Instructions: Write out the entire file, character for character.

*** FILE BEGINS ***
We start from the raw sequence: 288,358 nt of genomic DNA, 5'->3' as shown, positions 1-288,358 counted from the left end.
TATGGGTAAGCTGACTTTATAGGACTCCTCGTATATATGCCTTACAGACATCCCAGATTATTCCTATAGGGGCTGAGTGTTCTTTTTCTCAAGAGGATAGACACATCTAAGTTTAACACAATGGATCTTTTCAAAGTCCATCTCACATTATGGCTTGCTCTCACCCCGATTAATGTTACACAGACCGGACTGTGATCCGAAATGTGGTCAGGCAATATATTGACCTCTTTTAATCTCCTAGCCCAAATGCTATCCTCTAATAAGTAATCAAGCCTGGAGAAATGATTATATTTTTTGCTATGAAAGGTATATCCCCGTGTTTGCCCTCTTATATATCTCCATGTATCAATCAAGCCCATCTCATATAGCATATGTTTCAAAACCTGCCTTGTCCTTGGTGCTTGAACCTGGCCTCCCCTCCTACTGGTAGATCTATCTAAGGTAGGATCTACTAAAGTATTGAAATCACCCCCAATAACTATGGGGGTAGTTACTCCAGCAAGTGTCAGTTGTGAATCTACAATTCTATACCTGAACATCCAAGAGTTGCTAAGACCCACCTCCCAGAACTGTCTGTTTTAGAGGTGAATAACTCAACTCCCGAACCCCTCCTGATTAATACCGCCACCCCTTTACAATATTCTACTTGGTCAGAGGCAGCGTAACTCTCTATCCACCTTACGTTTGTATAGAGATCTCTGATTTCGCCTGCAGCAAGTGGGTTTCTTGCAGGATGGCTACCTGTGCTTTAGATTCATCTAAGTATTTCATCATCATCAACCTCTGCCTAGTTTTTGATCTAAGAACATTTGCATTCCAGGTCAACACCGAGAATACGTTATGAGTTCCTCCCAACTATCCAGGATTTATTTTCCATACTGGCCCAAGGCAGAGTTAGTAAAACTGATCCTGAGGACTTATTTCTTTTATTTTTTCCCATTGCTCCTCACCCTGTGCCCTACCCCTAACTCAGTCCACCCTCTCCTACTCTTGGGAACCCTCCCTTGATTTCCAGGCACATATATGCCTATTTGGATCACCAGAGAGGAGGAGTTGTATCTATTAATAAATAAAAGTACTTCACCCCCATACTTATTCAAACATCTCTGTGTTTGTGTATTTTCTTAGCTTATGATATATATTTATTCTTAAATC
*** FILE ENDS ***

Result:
We start from the raw sequence: 288,358 nt of genomic DNA, 5'->3' as shown, positions 1-288,358 counted from the left end.
TATGGGTAAGCTGACTTTATAGGACTCCTCGTATATATGCCTTACAGACATCCCAGATTATTCCTATAGGGGCTGAGTGTTCTTTTTCTCAAGAGGATAGACACATCTAAGTTTAACACAATGGATCTTTTCAAAGTCCATCTCACATTATGGCTTGCTCTCACCCCGATTAATGTTACACAGACCGGACTGTGATCCGAAATGTGGTCAGGCAATATATTGACCTCTTTTAATCTCCTAGCCCAAATGCTATCCTCTAATAAGTAATCAAGCCTGGAGAAATGATTATATTTTTTGCTATGAAAGGTATATCCCCGTGTTTGCCCTCTTATATATCTCCATGTATCAATCAAGCCCATCTCATATAGCATATGTTTCAAAACCTGCCTTGTCCTTGGTGCTTGAACCTGGCCTCCCCTCCTACTGGTAGATCTATCTAAGGTAGGATCTACTAAAGTATTGAAATCACCCCCAATAACTATGGGGGTAGTTACTCCAGCAAGTGTCAGTTGTGAATCTACAATTCTATACCTGAACATCCAAGAGTTGCTAAGACCCACCTCCCAGAACTGTCTGTTTTAGAGGTGAATAACTCAACTCCCGAACCCCTCCTGATTAATACCGCCACCCCTTTACAATATTCTACTTGGTCAGAGGCAGCGTAACTCTCTATCCACCTTACGTTTGTATAGAGATCTCTGATTTCGCCTGCAGCAAGTGGGTTTCTTGCAGGATGGCTACCTGTGCTTTAGATTCATCTAAGTATTTCATCATCATCAACCTCTGCCTAGTTTTTGATCTAAGAACATTTGCATTCCAGGTCAACACCGAGAATACGTTATGAGTTCCTCCCAACTATCCAGGATTTATTTTCCATACTGGCCCAAGGCAGAGTTAGTAAAACTGATCCTGAGGACTTATTTCTTTTATTTTTTCCCATTGCTCCTCACCCTGTGCCCTACCCCTAACTCAGTCCACCCTCTCCTACTCTTGGGAACCCTCCCTTGATTTCCAGGCACATATATGCCTATTTGGATCACCAGAGAGGAGGAGTTGTATCTATTAATAAATAAAAGTACTTCACCCCCATACTTATTCAAACATCTCTGTGTTTGTGTATTTTCTTAGCTTATGATATATATTTATTCTTAAATC